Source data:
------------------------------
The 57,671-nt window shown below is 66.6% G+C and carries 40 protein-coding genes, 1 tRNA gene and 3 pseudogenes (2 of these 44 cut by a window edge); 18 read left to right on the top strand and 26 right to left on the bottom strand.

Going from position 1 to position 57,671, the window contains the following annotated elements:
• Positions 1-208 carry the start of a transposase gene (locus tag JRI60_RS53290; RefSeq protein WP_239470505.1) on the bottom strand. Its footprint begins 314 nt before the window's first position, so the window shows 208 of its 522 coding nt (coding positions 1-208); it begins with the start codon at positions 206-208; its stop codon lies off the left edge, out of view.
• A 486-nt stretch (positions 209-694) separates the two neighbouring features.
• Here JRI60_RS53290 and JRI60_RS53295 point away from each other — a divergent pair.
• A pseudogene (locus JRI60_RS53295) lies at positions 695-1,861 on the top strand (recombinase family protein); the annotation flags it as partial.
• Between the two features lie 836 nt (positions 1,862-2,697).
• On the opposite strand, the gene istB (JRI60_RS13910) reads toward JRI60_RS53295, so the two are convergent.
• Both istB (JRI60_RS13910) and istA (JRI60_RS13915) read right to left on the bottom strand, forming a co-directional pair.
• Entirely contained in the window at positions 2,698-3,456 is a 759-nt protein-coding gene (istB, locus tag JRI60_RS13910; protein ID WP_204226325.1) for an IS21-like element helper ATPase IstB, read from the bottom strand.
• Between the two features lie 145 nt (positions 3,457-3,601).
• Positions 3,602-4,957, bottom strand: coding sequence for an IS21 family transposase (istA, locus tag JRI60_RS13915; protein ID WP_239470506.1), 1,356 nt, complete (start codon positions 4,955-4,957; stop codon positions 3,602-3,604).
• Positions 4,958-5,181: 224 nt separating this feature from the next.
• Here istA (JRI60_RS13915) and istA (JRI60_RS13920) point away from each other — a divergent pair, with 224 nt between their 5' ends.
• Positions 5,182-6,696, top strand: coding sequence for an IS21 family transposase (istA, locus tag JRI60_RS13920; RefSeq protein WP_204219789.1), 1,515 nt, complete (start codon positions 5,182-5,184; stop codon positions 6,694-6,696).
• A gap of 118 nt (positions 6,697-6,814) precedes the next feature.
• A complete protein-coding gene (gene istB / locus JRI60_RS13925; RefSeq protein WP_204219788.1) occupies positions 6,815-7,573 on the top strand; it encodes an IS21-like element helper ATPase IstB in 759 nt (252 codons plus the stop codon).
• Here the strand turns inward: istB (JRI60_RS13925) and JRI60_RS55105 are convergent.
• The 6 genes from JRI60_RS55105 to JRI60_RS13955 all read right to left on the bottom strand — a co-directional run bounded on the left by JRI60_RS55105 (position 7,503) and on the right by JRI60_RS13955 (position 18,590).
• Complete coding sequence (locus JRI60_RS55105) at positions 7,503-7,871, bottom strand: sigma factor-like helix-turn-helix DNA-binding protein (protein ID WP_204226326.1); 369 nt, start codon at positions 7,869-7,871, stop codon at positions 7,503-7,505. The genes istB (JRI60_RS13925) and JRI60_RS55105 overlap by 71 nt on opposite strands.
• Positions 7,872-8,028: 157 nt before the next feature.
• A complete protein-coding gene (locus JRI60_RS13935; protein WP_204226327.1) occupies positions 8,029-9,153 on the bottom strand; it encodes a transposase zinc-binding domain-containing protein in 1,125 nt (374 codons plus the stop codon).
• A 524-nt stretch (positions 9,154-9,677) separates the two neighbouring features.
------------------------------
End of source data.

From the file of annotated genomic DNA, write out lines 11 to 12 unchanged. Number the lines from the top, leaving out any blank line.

• Between the two features lie 145 nt (positions 3,457-3,601).
• Positions 3,602-4,957, bottom strand: coding sequence for an IS21 family transposase (istA, locus tag JRI60_RS13915; protein ID WP_239470506.1), 1,356 nt, complete (start codon positions 4,955-4,957; stop codon positions 3,602-3,604).